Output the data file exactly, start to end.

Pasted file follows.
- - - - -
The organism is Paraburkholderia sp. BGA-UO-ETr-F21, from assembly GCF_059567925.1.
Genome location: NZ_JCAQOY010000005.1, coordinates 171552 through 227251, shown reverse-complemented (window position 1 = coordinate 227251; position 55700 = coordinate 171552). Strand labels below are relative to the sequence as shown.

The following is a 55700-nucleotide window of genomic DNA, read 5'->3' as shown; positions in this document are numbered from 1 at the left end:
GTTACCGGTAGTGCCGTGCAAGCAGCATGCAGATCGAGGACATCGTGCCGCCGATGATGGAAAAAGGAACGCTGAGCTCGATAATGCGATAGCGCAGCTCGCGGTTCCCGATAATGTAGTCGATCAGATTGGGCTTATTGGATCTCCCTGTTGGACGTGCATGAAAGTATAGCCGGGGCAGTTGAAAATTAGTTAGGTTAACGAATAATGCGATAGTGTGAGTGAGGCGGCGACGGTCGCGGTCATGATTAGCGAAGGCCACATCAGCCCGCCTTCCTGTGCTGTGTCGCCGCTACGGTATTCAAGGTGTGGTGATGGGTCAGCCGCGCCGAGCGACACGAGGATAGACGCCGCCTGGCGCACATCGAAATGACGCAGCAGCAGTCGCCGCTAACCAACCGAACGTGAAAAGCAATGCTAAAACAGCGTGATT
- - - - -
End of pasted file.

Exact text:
The organism is Paraburkholderia sp. BGA-UO-ETr-F21, from assembly GCF_059567925.1.
Genome location: NZ_JCAQOY010000005.1, coordinates 171552 through 227251, shown reverse-complemented (window position 1 = coordinate 227251; position 55700 = coordinate 171552). Strand labels below are relative to the sequence as shown.

The following is a 55700-nucleotide window of genomic DNA, read 5'->3' as shown; positions in this document are numbered from 1 at the left end:
GTTACCGGTAGTGCCGTGCAAGCAGCATGCAGATCGAGGACATCGTGCCGCCGATGATGGAAAAAGGAACGCTGAGCTCGATAATGCGATAGCGCAGCTCGCGGTTCCCGATAATGTAGTCGATCAGATTGGGCTTATTGGATCTCCCTGTTGGACGTGCATGAAAGTATAGCCGGGGCAGTTGAAAATTAGTTAGGTTAACGAATAATGCGATAGTGTGAGTGAGGCGGCGACGGTCGCGGTCATGATTAGCGAAGGCCACATCAGCCCGCCTTCCTGTGCTGTGTCGCCGCTACGGTATTCAAGGTGTGGTGATGGGTCAGCCGCGCCGAGCGACACGAGGATAGACGCCGCCTGGCGCACATCGAAATGACGCAGCAGCAGTCGCCGCTAACCAACCGAACGTGAAAAGCAATGCTAAAACAGCGTGATT